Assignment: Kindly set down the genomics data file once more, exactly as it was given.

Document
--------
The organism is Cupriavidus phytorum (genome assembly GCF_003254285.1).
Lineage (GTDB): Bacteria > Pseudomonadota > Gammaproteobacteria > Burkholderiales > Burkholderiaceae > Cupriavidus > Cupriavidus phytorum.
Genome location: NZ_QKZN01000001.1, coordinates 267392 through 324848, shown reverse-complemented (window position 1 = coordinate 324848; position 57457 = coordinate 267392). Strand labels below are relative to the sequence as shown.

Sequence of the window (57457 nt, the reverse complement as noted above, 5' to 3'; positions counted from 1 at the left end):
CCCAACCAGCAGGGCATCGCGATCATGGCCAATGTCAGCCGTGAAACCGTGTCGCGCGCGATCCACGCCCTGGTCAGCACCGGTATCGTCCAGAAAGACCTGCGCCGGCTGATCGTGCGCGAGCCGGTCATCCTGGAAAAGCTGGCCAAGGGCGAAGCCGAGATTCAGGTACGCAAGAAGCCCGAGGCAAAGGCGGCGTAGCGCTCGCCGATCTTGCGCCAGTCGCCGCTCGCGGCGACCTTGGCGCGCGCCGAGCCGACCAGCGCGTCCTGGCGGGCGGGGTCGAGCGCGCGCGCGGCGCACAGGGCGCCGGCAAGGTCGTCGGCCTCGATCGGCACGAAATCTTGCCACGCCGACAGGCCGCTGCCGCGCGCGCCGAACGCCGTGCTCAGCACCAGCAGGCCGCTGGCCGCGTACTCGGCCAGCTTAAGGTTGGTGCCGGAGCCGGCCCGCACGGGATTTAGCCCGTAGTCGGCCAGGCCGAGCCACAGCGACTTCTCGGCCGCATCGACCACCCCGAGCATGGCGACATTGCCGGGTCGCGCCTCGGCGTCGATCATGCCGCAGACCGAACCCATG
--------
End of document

The organism is Cupriavidus phytorum (genome assembly GCF_003254285.1).
Lineage (GTDB): Bacteria > Pseudomonadota > Gammaproteobacteria > Burkholderiales > Burkholderiaceae > Cupriavidus > Cupriavidus phytorum.
Genome location: NZ_QKZN01000001.1, coordinates 267392 through 324848, shown reverse-complemented (window position 1 = coordinate 324848; position 57457 = coordinate 267392). Strand labels below are relative to the sequence as shown.

Sequence of the window (57457 nt, the reverse complement as noted above, 5' to 3'; positions counted from 1 at the left end):
CCCAACCAGCAGGGCATCGCGATCATGGCCAATGTCAGCCGTGAAACCGTGTCGCGCGCGATCCACGCCCTGGTCAGCACCGGTATCGTCCAGAAAGACCTGCGCCGGCTGATCGTGCGCGAGCCGGTCATCCTGGAAAAGCTGGCCAAGGGCGAAGCCGAGATTCAGGTACGCAAGAAGCCCGAGGCAAAGGCGGCGTAGCGCTCGCCGATCTTGCGCCAGTCGCCGCTCGCGGCGACCTTGGCGCGCGCCGAGCCGACCAGCGCGTCCTGGCGGGCGGGGTCGAGCGCGCGCGCGGCGCACAGGGCGCCGGCAAGGTCGTCGGCCTCGATCGGCACGAAATCTTGCCACGCCGACAGGCCGCTGCCGCGCGCGCCGAACGCCGTGCTCAGCACCAGCAGGCCGCTGGCCGCGTACTCGGCCAGCTTAAGGTTGGTGCCGGAGCCGGCCCGCACGGGATTTAGCCCGTAGTCGGCCAGGCCGAGCCACAGCGACTTCTCGGCCGCATCGACCACCCCGAGCATGGCGACATTGCCGGGTCGCGCCTCGGCGTCGATCATGCCGCAGACCGAACCCATG